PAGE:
Basic Theorems Regarding Ambient Isotopies

# Basic Theorems Regarding Ambient Isotopies

Recall from the Ambient Isotopic Embeddings on Topological Spaces page that if $X$ and $Y$ are topological spaces and $f : X \to Y$ and $g : X \to Y$ are embeddings, then $f$ is said to be ambient isotopic to $g$ within $Y$ if there exists a continuous function $H : Y \times I \to Y$ such that:

• 1) $H_t : Y \to Y$ is a homeomorphism for all $t \in [0, 1]$.
• 2) $H_0 = \mathrm{id}_Y$.
• 3) $H_1 \circ f = g$.

Furthermore, if $A$ and $B$ are topological subspaces of $X$ then $A$ is said to be ambient isotopic to $B$ within $Y$ if there exists a continuous function $H : Y \times I \to Y$ such that:

• 1) $H_t : Y \to Y$ is a homeomorphism for all $t \in [0, 1]$.
• 2) $H_0 = \mathrm{id}_Y$.
• 3) $H_1(A) = B$

We will now state some basic theorems regarding ambient isotopies.

 Theorem 1: Let $X$ and $Y$ be topological spaces and let $f, g : X \to Y$ be embeddings. If $f$ is ambient isotopic to $g$ within $Y$ then $f(X)$ is ambient isotopic to $g(X)$ within $Y$.
• Proof: Since $f$ and $g$ are ambient isotopic within $Y$ there exists an ambient isotopy $H : Y \times I \to Y$. Then properties (1) and (2) hold in the definition of $f(X)$ and $g(X)$ being ambient isotopic within $Y$. Lastly, observe that since $H_1 \circ f = g$, we have that:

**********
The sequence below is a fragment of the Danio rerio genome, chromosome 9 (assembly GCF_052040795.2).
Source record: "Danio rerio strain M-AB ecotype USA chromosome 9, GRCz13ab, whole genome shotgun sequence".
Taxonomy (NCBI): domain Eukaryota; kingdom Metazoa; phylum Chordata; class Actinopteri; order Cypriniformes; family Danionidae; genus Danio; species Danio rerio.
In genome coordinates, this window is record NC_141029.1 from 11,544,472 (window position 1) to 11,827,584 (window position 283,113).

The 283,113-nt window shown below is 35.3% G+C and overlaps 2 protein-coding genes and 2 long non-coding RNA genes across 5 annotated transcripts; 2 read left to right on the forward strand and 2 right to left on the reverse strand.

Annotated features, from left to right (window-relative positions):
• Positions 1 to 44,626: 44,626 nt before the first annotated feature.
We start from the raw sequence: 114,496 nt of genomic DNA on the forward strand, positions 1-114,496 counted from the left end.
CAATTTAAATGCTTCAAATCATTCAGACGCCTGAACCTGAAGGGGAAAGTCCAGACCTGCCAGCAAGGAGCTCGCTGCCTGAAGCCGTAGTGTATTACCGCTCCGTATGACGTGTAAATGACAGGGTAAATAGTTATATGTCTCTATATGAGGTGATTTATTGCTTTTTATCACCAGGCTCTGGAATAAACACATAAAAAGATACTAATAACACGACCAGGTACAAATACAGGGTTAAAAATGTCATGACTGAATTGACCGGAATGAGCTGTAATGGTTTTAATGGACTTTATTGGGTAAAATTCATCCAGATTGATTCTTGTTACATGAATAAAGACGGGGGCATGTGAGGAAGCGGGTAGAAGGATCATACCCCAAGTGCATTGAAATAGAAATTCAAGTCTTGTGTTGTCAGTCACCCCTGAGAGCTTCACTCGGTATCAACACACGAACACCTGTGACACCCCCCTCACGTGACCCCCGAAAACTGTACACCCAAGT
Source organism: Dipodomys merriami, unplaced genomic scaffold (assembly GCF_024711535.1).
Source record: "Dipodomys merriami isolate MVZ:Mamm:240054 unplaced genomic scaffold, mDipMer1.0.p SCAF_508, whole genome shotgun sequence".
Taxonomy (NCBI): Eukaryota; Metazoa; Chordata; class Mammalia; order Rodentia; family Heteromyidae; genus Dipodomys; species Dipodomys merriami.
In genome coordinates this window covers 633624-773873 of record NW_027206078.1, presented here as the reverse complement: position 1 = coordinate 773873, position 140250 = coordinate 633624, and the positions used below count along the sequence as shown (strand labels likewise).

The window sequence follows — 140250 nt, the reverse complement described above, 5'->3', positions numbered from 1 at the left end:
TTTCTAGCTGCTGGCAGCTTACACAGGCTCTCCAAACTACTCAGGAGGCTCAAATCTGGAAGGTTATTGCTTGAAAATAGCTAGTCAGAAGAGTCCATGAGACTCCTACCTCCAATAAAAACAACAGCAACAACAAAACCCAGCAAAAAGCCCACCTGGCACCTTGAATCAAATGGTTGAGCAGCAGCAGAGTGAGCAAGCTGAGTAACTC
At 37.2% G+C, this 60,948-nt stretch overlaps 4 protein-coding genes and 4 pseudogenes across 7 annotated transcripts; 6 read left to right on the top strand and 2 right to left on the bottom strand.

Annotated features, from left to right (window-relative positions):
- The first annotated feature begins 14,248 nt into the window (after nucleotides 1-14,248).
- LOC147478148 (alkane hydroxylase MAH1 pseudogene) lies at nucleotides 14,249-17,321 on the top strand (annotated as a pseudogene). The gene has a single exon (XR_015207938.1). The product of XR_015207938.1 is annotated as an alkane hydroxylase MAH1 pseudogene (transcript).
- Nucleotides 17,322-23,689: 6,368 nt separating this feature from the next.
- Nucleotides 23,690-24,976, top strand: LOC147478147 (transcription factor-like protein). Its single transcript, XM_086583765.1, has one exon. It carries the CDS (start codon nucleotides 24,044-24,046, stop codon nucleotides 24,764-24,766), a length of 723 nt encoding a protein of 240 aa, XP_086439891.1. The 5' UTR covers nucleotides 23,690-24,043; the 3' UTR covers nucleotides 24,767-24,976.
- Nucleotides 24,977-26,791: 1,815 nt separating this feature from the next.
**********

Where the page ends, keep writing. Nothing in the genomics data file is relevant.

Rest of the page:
(1)
\begin{align} \quad H_1(f(X)) = g(X) \end{align}
• So property (3) holds. Hence $f(X)$ is ambient isotopic to $g(X)$ within $Y$. $\blacksquare$
 Theorem 2: Let $A$ and $B$ be topological subspaces of a topological space $Y$. Then $A$ and $B$ are ambient isotopic within $Y$ if and only if $A^c$ and $B^c$ are ambient isotopic within $Y$.
• Proof: $\Rightarrow$ Since $A$ and $B$ are ambient isotopic within $Y$ there exists an ambient isotopic $H : Y \times I \to Y$ such that $H_t : Y \to Y$. Then properties (1) and (2) hold for $A^c$ and $B^c$ being ambient isotopic within $Y$. Furthermore, we have that
(2)
\begin{align} \quad H_1(A) = B \end{align}
• Therefore:
(3)
\begin{align} \quad H_1(A^c) = [H_1(A)]^c = [B]^c = B^c \end{align}
• So $A^c$ is ambient isotopic to $B^c$ within $Y$.
• $\Leftarrow$ The converse follows immediately. $\blacksquare$